Pitch An Idea – Focus On Your Audience’s Needs, Not Your Own

When You Pitch An Idea, Don't Get Lost In The Weeds

One of the things I learned while working as an American diplomat was how to pitch an idea to the audience in front of me.  What does this mean?  It means you scale the details of what you are talking about to the needs of the person you are speaking with.  I learned this the hard way.  Let me explain.

When You Pitch An Idea, Don't Get Lost In The Weeds

Every morning in Latvia we had to brief the Ambassador about what was going on in our portfolio of responsibilities, etc.  (This, by the way, was a stupid use of the Ambassador's time, but that is a different story.)  

I'll never forget what happened one day after one of these briefing sessions.

My boss took me aside in the hallway right outside everybody's offices.  He looked upset, angry, and just sort of ready to explode."

"You are going way too down in the weeds when you brief," he said, "during these briefings.  The Ambassador just needs the big picture.  She doesn't need all the details of a working-level expert.  You are wasting her time with these long explanations."

Honestly, I was taken aback and put off.  I had no idea what my boss was talking about.  I'm embarrassed to admit that the conversation led to something of a confrontation.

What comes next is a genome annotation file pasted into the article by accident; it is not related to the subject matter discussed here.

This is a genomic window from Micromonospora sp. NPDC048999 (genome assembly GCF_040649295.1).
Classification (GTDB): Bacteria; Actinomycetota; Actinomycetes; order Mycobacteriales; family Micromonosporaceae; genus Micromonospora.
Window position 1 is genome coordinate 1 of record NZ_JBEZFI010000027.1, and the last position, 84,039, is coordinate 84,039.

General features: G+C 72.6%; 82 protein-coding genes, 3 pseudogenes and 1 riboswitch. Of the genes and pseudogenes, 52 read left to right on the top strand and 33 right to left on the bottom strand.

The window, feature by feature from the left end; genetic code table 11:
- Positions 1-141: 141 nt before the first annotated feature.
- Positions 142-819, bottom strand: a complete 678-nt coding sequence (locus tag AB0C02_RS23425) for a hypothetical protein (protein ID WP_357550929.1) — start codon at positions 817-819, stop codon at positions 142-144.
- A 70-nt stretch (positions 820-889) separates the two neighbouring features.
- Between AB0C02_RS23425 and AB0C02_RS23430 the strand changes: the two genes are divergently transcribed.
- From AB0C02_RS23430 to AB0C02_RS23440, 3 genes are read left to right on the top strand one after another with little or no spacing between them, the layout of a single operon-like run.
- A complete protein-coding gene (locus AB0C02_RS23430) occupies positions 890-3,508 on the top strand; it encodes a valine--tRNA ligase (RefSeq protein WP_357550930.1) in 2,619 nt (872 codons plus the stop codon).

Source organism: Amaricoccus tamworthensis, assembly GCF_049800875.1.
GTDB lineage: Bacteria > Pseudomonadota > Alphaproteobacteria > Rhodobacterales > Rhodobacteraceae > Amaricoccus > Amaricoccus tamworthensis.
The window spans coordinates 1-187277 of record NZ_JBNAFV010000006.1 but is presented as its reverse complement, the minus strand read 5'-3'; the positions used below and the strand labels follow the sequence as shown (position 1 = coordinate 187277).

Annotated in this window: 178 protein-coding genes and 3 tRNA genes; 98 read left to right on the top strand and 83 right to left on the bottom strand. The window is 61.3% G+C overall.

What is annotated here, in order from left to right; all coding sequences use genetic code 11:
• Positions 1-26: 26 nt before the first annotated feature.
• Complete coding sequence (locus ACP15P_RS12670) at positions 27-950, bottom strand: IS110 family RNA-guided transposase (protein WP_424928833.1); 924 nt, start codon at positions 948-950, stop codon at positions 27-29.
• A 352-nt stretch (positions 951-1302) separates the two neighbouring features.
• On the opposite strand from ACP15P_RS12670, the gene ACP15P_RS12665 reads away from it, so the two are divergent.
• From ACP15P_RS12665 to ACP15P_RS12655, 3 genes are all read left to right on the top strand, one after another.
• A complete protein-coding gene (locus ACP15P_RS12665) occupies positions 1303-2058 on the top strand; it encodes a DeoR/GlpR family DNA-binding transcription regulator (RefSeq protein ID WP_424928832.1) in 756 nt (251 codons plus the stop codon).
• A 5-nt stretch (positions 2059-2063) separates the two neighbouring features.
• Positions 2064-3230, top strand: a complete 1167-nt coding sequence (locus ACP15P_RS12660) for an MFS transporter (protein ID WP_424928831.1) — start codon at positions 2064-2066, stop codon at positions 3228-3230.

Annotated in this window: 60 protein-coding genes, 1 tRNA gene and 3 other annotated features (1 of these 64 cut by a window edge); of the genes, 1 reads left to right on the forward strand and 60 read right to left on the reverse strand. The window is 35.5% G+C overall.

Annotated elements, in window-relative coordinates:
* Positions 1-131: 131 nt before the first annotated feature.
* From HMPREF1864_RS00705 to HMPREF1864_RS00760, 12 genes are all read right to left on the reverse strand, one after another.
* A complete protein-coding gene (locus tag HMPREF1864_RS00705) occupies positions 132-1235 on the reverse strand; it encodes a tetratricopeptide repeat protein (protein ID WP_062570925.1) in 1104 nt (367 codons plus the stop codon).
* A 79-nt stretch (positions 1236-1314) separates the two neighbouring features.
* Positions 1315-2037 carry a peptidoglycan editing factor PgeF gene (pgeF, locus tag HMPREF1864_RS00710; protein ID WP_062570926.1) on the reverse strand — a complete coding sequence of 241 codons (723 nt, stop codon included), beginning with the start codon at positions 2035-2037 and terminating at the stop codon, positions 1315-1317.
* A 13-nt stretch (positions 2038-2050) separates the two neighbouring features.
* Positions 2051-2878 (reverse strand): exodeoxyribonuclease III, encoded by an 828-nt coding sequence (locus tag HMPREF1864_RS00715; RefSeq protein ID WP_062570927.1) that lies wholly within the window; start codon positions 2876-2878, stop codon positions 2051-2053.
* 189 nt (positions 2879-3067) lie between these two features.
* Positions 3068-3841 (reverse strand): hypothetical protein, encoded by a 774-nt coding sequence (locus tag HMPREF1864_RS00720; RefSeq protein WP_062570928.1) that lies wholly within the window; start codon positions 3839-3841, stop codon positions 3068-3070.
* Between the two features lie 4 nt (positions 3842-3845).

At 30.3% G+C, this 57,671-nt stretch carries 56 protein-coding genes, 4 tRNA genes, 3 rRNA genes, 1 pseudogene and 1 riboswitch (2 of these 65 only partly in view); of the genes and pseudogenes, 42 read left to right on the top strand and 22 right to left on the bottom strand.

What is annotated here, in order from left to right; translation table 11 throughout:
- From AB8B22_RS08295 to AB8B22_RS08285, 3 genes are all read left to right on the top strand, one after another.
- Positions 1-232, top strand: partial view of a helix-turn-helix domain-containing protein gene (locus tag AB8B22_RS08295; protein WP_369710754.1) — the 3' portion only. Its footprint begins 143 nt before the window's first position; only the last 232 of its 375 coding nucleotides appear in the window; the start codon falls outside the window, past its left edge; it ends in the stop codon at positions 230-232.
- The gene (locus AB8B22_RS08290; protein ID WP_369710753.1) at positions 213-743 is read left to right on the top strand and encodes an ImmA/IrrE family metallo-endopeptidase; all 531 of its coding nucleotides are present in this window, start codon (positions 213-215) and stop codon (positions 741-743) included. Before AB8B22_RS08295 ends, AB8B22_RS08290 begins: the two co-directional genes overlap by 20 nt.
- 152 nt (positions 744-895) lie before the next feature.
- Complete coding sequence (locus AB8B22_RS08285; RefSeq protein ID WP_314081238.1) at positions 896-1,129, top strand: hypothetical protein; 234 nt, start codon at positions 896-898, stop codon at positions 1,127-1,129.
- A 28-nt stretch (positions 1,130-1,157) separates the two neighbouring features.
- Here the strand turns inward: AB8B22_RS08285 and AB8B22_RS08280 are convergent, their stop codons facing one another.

I told him, "I'm not you.  You just want me to talk just like you.  But that's not possible.  You need to back off and stop trying to micro-manage everybody."  It was a tense conversation that did not end well.

But, he was right.  I realized it shortly after we spoke, and I made the necessary adjustments--which helped my career a ton.  (Months later I circled back and thanked him for the honest feedback--and told him he had been right.)

And later, when I became a supervisor myself, I saw firsthand that people lower in the food chain can fall in love with their topics and responsibilities and waste other people's time giving way too much information when they brief their bosses.

This is also true of anything you write in a work context.  Who will read this information?  How much detail is appropriate?  The answers to these questions scale depending on the level of the person and his/her personality.  Some individuals want more, some want less detail.

Practice Makes Perfect

In my experience, pitching appropriately to your audience is one of the least intuitive and most important skills in professional life.  You have to learn to scale the details.

Think about it.  When you pitch an idea, are you striking the right balance?